By Charles Boehm – WASHINGTON, DC (Aug 13, 2020) US Soccer Players - The MLS is Back tournament is now in the books with the Portland Timbers' victory over Orlando City in Tuesday's cup final. Whether the league fancies the concept enough to bring it back in some future form or not, its legacy may well live on for quite a while longer than the 35 days it took to play out. The most immediate reason for this? MLS is Back could turn out to be a significant juncture in how soccer is packaged and presented on television in North America, and perhaps beyond.
In addition to being the best hope for the league to get in some games amidst a pandemic, this event was more or less made for TV. It was co-produced between MLS and ESPN and hosted, despite the steamy summer conditions in central Florida, at Disney's ESPN Wide World of Sports complex. The Worldwide Leader's influence was apparent throughout. Simply put, this was one giant laboratory for soccer broadcasting.
Every single match at the tournament got resources comparable to an MLS Cup final, or so we were told, with extra cameras and microphones and associated features. The standard nighttime doubleheader schedule hit the primetime window in all four of North America's main time zones. ESPN and MLS tried out 9am ET matches not only as a concession to the daytime heat but also as a morning ratings experiment. One which fizzled, at least by that metric.
A similar mindset guided the deployment of enormous spans of advertising placement digitally projected on just about every surface around the playing fields. That was an offering to league and team sponsors left underexposed by the COVID-19 shutdown as well as a way to test how viewers perceived and reacted to new frontiers in marketing placement. In that sense the coronavirus-enforced lack of fans in the stands helped spawn this litany of previously impossible or impractical TV tactics.
Further, games unfolded across all seven days of the week. The semifinals and final took place on a Wednesday, Thursday, and Tuesday, respectively. With the pandemic forcing schedule reshuffles around the world, soccer TV schedules overall are increasingly being detached from the usual rhythm of packed weekends plus a smattering of midweek evenings.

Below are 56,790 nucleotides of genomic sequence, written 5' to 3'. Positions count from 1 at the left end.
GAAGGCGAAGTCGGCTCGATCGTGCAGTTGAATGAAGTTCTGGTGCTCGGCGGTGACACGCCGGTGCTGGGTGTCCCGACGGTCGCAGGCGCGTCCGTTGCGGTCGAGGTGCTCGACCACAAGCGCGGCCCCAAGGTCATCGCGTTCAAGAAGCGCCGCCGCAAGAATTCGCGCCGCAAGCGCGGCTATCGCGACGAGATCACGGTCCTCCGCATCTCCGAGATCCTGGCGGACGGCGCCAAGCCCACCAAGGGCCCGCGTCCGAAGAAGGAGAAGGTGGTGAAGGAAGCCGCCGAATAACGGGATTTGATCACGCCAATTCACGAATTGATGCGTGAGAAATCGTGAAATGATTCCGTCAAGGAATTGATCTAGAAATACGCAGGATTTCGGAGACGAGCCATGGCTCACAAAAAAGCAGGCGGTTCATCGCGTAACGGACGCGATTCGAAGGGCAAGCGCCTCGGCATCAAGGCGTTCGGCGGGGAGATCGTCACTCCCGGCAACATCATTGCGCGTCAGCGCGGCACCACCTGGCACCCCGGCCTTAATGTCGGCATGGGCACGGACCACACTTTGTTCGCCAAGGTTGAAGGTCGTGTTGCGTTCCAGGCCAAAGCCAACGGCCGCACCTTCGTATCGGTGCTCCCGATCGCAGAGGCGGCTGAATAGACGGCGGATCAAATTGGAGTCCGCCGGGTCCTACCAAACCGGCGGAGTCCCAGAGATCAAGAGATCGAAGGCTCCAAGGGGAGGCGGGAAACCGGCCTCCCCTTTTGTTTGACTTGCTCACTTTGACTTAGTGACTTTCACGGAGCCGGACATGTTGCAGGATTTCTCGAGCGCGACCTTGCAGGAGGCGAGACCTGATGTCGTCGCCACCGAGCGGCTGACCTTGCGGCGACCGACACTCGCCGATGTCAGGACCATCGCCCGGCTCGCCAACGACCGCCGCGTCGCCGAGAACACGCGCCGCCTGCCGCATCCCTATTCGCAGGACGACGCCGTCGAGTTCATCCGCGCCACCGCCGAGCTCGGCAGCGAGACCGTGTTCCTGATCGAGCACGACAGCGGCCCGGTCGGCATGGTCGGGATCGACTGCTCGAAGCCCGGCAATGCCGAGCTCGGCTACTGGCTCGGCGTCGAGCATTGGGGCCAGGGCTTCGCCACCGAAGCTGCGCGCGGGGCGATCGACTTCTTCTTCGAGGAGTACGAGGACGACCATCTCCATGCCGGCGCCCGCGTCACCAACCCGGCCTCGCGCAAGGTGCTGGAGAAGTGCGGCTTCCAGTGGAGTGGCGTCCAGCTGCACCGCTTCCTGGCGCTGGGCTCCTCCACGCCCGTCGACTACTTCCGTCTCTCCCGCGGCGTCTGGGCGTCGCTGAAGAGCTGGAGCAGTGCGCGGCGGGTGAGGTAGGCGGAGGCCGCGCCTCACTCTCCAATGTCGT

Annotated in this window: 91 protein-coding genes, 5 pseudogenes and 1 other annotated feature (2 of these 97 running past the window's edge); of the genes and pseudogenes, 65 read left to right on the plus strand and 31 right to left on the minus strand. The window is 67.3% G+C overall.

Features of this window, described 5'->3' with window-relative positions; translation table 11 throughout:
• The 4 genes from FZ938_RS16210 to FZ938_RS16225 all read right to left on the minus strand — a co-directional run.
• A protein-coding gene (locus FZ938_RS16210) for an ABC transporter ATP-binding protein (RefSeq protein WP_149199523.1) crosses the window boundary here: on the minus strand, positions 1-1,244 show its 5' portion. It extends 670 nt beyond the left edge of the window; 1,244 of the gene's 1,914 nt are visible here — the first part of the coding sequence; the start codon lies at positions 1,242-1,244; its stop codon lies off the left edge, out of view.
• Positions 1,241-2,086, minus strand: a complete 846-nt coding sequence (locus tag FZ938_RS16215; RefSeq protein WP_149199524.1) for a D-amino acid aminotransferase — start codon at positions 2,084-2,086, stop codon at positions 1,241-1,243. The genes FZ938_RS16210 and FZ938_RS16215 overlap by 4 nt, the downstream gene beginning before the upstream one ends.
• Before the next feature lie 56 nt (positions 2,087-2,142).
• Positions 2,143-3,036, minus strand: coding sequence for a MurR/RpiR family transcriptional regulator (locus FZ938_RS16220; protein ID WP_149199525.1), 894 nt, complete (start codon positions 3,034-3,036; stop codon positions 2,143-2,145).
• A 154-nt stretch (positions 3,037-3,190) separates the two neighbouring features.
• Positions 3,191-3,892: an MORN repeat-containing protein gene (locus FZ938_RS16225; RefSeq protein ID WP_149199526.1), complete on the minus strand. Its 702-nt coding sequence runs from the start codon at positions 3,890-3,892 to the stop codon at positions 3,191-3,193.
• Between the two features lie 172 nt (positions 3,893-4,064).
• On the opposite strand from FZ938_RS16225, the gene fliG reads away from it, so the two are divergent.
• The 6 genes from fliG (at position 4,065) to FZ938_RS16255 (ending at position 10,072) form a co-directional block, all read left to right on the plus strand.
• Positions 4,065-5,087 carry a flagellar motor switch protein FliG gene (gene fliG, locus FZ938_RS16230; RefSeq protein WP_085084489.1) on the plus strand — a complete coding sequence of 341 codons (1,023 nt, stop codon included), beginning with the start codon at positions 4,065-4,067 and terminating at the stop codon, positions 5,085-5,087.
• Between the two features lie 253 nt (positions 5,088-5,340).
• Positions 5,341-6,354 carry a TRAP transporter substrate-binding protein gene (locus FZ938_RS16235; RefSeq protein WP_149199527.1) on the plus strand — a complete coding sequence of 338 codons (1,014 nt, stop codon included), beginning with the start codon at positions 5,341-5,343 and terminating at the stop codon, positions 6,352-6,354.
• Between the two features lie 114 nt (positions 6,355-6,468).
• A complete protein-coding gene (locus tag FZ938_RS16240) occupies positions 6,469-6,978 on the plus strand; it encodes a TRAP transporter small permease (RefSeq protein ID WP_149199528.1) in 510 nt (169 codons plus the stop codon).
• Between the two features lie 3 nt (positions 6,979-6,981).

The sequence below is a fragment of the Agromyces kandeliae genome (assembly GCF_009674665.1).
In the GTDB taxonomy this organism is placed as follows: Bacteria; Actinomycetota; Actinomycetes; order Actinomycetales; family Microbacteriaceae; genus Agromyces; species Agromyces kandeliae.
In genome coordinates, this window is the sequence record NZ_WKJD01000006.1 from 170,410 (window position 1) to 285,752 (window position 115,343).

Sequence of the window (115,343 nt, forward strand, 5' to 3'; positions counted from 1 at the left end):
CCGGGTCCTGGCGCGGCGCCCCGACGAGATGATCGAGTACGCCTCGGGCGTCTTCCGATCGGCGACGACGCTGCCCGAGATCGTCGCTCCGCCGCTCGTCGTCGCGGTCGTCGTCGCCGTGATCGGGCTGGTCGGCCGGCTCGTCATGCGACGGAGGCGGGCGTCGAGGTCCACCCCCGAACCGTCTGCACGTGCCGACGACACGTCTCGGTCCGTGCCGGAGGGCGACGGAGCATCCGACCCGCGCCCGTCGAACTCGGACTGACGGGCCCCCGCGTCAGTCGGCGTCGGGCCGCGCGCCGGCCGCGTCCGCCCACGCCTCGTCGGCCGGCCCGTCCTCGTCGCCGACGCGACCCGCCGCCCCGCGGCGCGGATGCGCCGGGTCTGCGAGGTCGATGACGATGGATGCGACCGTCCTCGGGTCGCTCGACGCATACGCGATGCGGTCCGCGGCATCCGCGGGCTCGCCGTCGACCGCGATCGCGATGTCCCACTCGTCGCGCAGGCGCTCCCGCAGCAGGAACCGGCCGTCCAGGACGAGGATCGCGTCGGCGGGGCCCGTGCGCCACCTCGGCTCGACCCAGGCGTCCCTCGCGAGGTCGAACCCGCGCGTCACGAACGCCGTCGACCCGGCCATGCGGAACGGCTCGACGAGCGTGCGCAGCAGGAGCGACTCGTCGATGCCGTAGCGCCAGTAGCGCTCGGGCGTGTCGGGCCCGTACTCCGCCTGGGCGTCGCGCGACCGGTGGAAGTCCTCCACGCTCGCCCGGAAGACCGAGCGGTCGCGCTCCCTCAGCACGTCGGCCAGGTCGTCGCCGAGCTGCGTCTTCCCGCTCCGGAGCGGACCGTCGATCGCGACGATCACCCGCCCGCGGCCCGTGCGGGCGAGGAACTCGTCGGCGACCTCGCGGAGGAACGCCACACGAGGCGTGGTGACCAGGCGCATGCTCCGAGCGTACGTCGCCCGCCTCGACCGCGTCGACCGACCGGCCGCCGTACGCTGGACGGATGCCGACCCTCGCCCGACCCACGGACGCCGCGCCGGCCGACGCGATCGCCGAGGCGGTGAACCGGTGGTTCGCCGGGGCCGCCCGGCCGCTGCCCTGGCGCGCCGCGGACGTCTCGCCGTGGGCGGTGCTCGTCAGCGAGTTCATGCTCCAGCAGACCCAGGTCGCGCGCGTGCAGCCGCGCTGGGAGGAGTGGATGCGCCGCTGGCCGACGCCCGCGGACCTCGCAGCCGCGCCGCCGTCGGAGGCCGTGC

For fans craving some semblance of normalcy in turbulent times, Fox and Univision added their own versions of faux-crowd noise to their broadcasts. That has spanned a spectrum. Fox is cranking up the volume and using entire chants and songs from the now-absent supporters' groups. The English FA's feed of the Premier League promotion playoffs was something more like ambient stadium sound. Purists can access an alternate stream sans faux cheering. More casual watchers probably to find the games a less compelling product without it.
ESPN took a more minimalist approach that played up the natural sounds on the pitch instead. The broadcast captured referees' handling of VAR decisions, coaches' tactical talks during hydration breaks, and interactions between players and the sidelines. It provided a rare and fascinating window into the actual match environment for most fans, albeit not to everyone's liking.
"It's lamentable that there's a mic. I don't like what's said in dressing room to be heard," said San Jose Earthquakes coach Matias Almeyda after one of his team talks was caught by the cameras. "It shows a lack of respect. We have adrenaline running at 2,000 mph … I don't like it at all. It's a disaster."
Almeyda's stance reflects norms in soccer culture, where the dressing room is considered a sacred place and media access is generally far more restricted than here. Those boundaries may be time-honored, but they probably don't stand a chance in the face of capitalism even if change risks further detachment from the game's roots. For better or worse, those with such a traditionalist mindset may find themselves swamped by evolution as US and Canadian outlets continue to search for formulas that attain better TV ratings.
That remains the elusive missing link for soccer in America. With a range of North American and European leagues back in action this summer, mostly in empty stadiums, we're seeing TV networks take more and more liberties in their presentation of the product. For ratings-challenged MLS in particular, how much do they really have to lose?
All in all, soccer on TV is coming to resemble a video game more than ever, perhaps none more than MLS is Back. That might make sense, given the ongoing generational shift in viewing patterns, with millions finding the FIFA and Pro Evolution Soccer games their gateways to the sport. This inevitably colors their sensibilities. These audiences are accustomed to customizing their experiences. Some never even set foot in a stadium or on a playing field. They're no less desirable to leagues and advertisers, of course.
Will MLS is Back turn out to be a Trojan horse for a remodeling of the soccer television experience? Even if it's a one-off curiosity lost in the sands of time, it may yet prove a watershed moment.
Charles Boehm is a Washington, DC-based writer and the editor of The Soccer Wire. Contact him at:email@example.com. Follow him on Twitter at:http://twitter.com/cboehm.
More from Charles Boehm:
- American soccer viewers get another reality check
- Concacaf's new 2022 qualifying format sets expectations in the region
- The near future of the USMNT according to Gregg Berhalter
- How 2020-21 is shaping up for American players in Europe
Photo by Jeremy Reper - ISIPhotos.com